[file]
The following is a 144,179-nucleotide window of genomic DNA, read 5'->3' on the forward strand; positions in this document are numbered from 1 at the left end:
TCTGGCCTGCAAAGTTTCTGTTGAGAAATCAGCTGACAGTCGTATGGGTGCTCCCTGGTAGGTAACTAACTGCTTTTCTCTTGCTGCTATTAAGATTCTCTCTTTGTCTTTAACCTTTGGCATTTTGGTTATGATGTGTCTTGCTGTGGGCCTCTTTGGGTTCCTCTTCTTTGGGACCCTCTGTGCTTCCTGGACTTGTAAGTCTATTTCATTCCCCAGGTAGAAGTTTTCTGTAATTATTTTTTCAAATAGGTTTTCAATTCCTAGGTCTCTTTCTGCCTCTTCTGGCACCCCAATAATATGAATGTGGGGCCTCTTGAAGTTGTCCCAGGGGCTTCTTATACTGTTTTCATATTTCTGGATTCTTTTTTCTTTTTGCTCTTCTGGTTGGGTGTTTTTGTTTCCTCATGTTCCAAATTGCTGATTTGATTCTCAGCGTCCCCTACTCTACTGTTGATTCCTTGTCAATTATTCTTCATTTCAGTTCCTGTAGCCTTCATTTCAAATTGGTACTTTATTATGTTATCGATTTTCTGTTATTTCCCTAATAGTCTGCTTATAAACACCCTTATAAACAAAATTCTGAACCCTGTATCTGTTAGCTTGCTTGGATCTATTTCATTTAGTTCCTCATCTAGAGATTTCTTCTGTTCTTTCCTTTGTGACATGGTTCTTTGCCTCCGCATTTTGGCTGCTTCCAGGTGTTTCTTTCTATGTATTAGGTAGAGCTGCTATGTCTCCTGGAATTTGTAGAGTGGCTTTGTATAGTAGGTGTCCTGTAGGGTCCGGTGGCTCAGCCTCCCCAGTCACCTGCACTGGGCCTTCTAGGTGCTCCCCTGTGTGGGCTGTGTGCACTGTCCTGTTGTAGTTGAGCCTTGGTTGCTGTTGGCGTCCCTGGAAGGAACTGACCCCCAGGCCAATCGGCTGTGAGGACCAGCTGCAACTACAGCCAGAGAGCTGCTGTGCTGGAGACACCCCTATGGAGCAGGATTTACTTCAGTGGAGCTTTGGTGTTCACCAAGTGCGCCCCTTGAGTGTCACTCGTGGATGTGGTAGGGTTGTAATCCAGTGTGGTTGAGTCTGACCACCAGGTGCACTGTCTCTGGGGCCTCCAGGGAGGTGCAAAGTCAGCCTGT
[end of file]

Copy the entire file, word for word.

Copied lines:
The following is a 144,179-nucleotide window of genomic DNA, read 5'->3' on the forward strand; positions in this document are numbered from 1 at the left end:
TCTGGCCTGCAAAGTTTCTGTTGAGAAATCAGCTGACAGTCGTATGGGTGCTCCCTGGTAGGTAACTAACTGCTTTTCTCTTGCTGCTATTAAGATTCTCTCTTTGTCTTTAACCTTTGGCATTTTGGTTATGATGTGTCTTGCTGTGGGCCTCTTTGGGTTCCTCTTCTTTGGGACCCTCTGTGCTTCCTGGACTTGTAAGTCTATTTCATTCCCCAGGTAGAAGTTTTCTGTAATTATTTTTTCAAATAGGTTTTCAATTCCTAGGTCTCTTTCTGCCTCTTCTGGCACCCCAATAATATGAATGTGGGGCCTCTTGAAGTTGTCCCAGGGGCTTCTTATACTGTTTTCATATTTCTGGATTCTTTTTTCTTTTTGCTCTTCTGGTTGGGTGTTTTTGTTTCCTCATGTTCCAAATTGCTGATTTGATTCTCAGCGTCCCCTACTCTACTGTTGATTCCTTGTCAATTATTCTTCATTTCAGTTCCTGTAGCCTTCATTTCAAATTGGTACTTTATTATGTTATCGATTTTCTGTTATTTCCCTAATAGTCTGCTTATAAACACCCTTATAAACAAAATTCTGAACCCTGTATCTGTTAGCTTGCTTGGATCTATTTCATTTAGTTCCTCATCTAGAGATTTCTTCTGTTCTTTCCTTTGTGACATGGTTCTTTGCCTCCGCATTTTGGCTGCTTCCAGGTGTTTCTTTCTATGTATTAGGTAGAGCTGCTATGTCTCCTGGAATTTGTAGAGTGGCTTTGTATAGTAGGTGTCCTGTAGGGTCCGGTGGCTCAGCCTCCCCAGTCACCTGCACTGGGCCTTCTAGGTGCTCCCCTGTGTGGGCTGTGTGCACTGTCCTGTTGTAGTTGAGCCTTGGTTGCTGTTGGCGTCCCTGGAAGGAACTGACCCCCAGGCCAATCGGCTGTGAGGACCAGCTGCAACTACAGCCAGAGAGCTGCTGTGCTGGAGACACCCCTATGGAGCAGGATTTACTTCAGTGGAGCTTTGGTGTTCACCAAGTGCGCCCCTTGAGTGTCACTCGTGGATGTGGTAGGGTTGTAATCCAGTGTGGTTGAGTCTGACCACCAGGTGCACTGTCTCTGGGGCCTCCAGGGAGGTGCAAAGTCAGCCTGT